George has two years left on his current five-year deal with the Pacers, but has the ability to opt out of that contract after one more year. Since George has told the Pacers he intends to opt out and join the Lakers, working out an attractive trade may be difficult.
For trading their biggest star, the Pacers will understandably want a substantial return in the form of young, talented prospects or in draft picks. The Lakers, where George wants to be, shouldn’t want to give much up if they believe George will be theirs after one year anyway. Other teams besides the Lakers may not be inclined to part with significant prospects or picks if they believe George is simply a one-year rental player and then L.A. bound in the offseason.
The exception would be if a team firmly believes it is only “a Paul George” away from legitimately competing for the NBA title. Such a team would have 1) a reason to accept a one-year rental player (that reason being winning a championship) and 2) a reason to believe George may change his mind (if winning is more important to him than going to the Lakers).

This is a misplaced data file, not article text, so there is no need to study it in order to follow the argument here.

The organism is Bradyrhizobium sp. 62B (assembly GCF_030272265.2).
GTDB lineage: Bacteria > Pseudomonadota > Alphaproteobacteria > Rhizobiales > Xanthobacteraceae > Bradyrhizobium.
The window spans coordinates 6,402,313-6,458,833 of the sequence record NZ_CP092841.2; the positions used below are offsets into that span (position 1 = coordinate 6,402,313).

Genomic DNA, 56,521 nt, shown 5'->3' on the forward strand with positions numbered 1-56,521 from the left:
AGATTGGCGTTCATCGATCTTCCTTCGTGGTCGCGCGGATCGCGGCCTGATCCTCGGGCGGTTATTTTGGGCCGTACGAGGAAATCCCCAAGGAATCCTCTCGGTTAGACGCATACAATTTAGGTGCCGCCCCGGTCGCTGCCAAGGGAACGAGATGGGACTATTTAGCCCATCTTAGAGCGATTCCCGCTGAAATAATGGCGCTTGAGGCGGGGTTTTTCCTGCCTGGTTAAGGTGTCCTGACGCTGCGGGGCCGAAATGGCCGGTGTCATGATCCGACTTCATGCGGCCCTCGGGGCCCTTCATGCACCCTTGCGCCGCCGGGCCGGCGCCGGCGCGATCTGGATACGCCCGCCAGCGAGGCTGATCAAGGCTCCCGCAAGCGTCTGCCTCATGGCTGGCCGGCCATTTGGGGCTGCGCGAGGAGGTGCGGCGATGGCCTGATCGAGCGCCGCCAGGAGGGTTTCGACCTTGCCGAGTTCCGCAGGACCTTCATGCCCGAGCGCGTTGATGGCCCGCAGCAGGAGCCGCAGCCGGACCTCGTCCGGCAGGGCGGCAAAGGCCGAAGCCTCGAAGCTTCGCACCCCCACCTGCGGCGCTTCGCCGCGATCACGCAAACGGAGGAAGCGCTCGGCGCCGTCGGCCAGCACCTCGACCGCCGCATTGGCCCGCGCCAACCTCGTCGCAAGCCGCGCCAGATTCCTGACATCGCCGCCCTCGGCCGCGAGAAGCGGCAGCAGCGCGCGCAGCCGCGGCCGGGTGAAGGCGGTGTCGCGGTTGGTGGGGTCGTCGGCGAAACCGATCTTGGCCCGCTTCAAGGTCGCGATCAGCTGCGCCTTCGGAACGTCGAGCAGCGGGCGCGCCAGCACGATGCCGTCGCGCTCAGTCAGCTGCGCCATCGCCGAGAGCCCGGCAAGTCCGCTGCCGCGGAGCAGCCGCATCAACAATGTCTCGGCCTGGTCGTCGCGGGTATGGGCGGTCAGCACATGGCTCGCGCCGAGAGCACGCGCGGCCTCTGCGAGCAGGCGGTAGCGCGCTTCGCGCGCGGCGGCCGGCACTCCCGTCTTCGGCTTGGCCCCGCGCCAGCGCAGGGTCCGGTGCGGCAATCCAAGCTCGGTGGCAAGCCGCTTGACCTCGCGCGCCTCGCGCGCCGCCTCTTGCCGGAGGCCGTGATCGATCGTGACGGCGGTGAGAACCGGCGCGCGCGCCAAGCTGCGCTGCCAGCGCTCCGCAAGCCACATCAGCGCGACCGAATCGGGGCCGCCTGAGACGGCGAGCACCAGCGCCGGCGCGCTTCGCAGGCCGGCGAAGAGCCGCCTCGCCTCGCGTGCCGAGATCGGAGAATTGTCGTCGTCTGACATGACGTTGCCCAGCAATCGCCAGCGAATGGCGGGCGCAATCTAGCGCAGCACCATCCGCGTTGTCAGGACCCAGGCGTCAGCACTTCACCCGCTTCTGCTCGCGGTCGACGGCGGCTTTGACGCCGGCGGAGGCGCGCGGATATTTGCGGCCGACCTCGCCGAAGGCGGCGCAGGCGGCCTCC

Judging only by the 2017 NBA Playoffs, not too many teams are even remotely close to competing for a title. The Cavaliers and Warriors blew through their opposition this postseason, losing just one game (Cleveland to the Celtics) before making the finals. Having made it that far, the runner-up Cavs may logically be the most likely team able to talk themselves into “renting” George for one year.